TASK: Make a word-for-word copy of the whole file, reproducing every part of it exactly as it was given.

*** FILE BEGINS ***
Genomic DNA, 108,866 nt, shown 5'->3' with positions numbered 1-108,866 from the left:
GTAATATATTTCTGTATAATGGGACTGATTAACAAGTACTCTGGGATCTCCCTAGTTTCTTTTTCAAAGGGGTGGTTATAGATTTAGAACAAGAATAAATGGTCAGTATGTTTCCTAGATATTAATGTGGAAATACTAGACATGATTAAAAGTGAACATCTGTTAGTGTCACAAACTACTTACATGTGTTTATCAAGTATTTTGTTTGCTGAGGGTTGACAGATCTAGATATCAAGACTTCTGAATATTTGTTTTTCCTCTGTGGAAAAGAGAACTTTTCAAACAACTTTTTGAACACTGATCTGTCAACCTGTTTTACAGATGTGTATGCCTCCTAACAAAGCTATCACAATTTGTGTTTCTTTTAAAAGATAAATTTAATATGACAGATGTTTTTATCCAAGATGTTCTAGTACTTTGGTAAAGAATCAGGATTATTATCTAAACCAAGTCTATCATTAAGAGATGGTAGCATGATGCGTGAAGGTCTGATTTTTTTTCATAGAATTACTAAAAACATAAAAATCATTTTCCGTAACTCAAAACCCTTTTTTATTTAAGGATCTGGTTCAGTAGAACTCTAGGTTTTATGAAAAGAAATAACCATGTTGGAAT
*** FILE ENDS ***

Genomic DNA, 108,866 nt, shown 5'->3' with positions numbered 1-108,866 from the left:
GTAATATATTTCTGTATAATGGGACTGATTAACAAGTACTCTGGGATCTCCCTAGTTTCTTTTTCAAAGGGGTGGTTATAGATTTAGAACAAGAATAAATGGTCAGTATGTTTCCTAGATATTAATGTGGAAATACTAGACATGATTAAAAGTGAACATCTGTTAGTGTCACAAACTACTTACATGTGTTTATCAAGTATTTTGTTTGCTGAGGGTTGACAGATCTAGATATCAAGACTTCTGAATATTTGTTTTTCCTCTGTGGAAAAGAGAACTTTTCAAACAACTTTTTGAACACTGATCTGTCAACCTGTTTTACAGATGTGTATGCCTCCTAACAAAGCTATCACAATTTGTGTTTCTTTTAAAAGATAAATTTAATATGACAGATGTTTTTATCCAAGATGTTCTAGTACTTTGGTAAAGAATCAGGATTATTATCTAAACCAAGTCTATCATTAAGAGATGGTAGCATGATGCGTGAAGGTCTGATTTTTTTTCATAGAATTACTAAAAACATAAAAATCATTTTCCGTAACTCAAAACCCTTTTTTATTTAAGGATCTGGTTCAGTAGAACTCTAGGTTTTATGAAAAGAAATAACCATGTTGGAAT